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Three years ago, when I came to Russia for the first time, I didn’t really know what to expect. I had heard about the Red Square and Moscow Kremlin, the palaces of St. Petersburg and the colourful onion dome churches, but had also heard rumours of a country with old and grey soviet-era buildings, and serious-looking people in military uniforms all around. Arriving in St. Petersburg, the grey look of the airport terminal had me wondering, but it turned out to be the old airport building, and my flight was one of the last ones to arrive there – Yayy..Lucky me!!
As in any other touristy city, the taxi drivers at the airport might try to scam you, but with the free WiFi and the availability of app-based taxis, this is not a big issue anymore. If you are on a budget, there are regular buses to the metro station Moskovskaya. Thanks to the upcoming football world cup, the metro has become quite easy to navigate and information on the metro is now displayed in English. Apart from the bus and metro, there are trams, trolley buses and a minibus/van that run across the city. If you don’t want to use cash, a prepaid transportation card can be bought at any of the metro stations and can be used on all means of transportation.
As we entered the city, I was mesmerized by the beautiful and colourful buildings we saw lining the downtown area and the central avenue, called Nevsky Prospekt (Prospekt means street in Russian). We soon reached our hotel, which looked like this:
Our hotel was located on Vladimirsky Street, which is one of the best areas for a tourist to stay in St. Petersburg. It is in the heart of downtown St. Petersburg, within close proximity to restaurants and bars, and also adjacent to Nevsky street. A good thing about St. Petersburg is that quite a few of the main attractions lie within this downtown area, spread within a two mile radius of Nevsky Street. But as it turns out, there are so many of them that it is just impossible to visit them all in a single trip – unless you are here for a year.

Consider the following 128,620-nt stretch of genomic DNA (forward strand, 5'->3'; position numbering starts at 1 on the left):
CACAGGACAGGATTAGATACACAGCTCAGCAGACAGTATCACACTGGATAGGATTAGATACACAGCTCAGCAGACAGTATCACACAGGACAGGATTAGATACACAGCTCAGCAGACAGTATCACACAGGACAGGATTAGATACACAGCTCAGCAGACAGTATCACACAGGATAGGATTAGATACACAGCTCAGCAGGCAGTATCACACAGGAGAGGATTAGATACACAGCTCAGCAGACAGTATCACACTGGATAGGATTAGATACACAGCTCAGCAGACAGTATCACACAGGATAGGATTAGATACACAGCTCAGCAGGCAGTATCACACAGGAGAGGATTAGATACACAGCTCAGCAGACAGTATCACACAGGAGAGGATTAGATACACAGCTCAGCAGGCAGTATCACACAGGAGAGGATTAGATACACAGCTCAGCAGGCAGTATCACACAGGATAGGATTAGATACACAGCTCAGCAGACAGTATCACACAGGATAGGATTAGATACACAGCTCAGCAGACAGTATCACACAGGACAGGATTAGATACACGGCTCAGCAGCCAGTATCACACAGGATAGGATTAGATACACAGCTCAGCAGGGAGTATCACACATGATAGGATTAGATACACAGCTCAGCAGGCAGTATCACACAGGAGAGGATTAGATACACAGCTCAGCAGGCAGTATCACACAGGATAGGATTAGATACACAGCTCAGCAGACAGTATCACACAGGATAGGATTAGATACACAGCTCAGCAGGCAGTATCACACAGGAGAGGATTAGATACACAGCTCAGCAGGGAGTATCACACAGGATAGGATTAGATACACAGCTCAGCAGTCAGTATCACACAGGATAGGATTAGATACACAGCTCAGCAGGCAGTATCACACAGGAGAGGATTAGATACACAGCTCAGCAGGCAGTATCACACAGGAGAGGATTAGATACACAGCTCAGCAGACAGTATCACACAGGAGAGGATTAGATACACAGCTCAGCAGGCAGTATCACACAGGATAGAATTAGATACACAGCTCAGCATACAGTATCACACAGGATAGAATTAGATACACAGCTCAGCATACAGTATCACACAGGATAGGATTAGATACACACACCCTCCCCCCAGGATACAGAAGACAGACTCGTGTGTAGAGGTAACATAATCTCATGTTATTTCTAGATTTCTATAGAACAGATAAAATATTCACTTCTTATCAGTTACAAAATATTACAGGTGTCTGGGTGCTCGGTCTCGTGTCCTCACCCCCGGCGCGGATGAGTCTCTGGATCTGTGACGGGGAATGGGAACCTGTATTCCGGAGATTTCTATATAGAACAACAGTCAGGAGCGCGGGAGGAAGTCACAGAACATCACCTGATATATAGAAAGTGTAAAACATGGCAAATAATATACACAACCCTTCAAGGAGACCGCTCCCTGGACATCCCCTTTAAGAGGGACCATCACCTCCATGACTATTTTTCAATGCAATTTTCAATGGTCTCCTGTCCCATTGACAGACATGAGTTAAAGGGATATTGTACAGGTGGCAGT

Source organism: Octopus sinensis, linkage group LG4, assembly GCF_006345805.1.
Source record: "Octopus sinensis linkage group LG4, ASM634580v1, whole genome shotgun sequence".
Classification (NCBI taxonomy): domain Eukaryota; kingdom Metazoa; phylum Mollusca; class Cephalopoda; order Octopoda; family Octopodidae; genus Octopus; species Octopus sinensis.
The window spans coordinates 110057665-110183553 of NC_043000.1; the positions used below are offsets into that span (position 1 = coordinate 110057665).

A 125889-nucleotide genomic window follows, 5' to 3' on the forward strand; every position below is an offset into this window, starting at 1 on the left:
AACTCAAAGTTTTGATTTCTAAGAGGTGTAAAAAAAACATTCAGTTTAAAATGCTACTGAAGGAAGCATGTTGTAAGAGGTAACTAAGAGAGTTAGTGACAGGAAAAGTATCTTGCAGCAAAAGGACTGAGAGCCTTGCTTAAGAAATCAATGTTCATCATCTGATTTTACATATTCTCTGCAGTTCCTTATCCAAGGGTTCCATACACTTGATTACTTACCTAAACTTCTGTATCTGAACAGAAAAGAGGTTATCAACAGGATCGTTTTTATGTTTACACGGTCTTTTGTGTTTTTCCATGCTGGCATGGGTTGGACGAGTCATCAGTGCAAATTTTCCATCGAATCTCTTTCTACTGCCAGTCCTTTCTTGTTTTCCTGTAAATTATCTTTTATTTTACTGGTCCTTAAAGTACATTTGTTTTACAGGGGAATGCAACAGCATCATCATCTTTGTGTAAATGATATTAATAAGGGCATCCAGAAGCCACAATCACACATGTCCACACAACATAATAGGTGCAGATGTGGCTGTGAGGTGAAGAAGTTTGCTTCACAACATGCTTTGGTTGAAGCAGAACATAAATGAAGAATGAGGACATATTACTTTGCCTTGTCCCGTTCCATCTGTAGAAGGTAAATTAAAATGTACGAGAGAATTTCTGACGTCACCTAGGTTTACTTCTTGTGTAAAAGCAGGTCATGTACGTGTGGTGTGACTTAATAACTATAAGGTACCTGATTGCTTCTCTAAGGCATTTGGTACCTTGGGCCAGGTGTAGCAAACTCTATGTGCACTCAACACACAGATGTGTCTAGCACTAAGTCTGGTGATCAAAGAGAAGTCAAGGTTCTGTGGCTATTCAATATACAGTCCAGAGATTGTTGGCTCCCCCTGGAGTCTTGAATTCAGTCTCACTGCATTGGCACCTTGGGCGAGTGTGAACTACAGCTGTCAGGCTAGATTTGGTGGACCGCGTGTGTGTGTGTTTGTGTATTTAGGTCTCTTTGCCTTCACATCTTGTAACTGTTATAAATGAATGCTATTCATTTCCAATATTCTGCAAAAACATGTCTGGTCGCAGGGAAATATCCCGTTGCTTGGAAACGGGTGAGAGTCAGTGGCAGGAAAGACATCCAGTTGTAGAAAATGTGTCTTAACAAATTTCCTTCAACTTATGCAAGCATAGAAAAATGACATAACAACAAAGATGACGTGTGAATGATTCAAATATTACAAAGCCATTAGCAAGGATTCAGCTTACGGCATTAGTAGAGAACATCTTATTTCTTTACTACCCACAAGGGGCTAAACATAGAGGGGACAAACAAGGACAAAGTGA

But there is a shocker for the stereotype believers – Vodka… I found more Russians drinking beer, and there are quite a few good ones available.AP
St. Petersburg was founded on the banks of the river Neva by Peter the Great, one of the most famous Russian Emperors, and became the capital of the Russian Empire in 1712. The planning of the city was done by Italian and French Architects, as can be seen from the designs of not just the palaces, but every other important building in the city. No wonder it was called “Russia’s Gateway to Europe.” There are also numerous canals crisscrossing the city, with beautiful colourful bridges across them, giving the city its nickname of “Venice of the North.”
The best time to visit here is June through July, when you have “White Nights” or nights where there is a twilight and it never becomes completely dark. This is also the best time to see the daily ritual of “opening of the bridges” on the Neva River, which lasts from about 1:30–3:30am.
There are countless monuments to see in St. Petersburg, but there are a few that you absolutely must see. One of them is the Peter and Paul Cathedral, which is the site of the first foundation stone of the city. It is just a short walk from downtown and is separated from the central part of the city by the river Neva. The golden top of the yellow and white cathedral stands out over the river. If you arrive in the summer and are lucky, you might get to visit a concert here as well.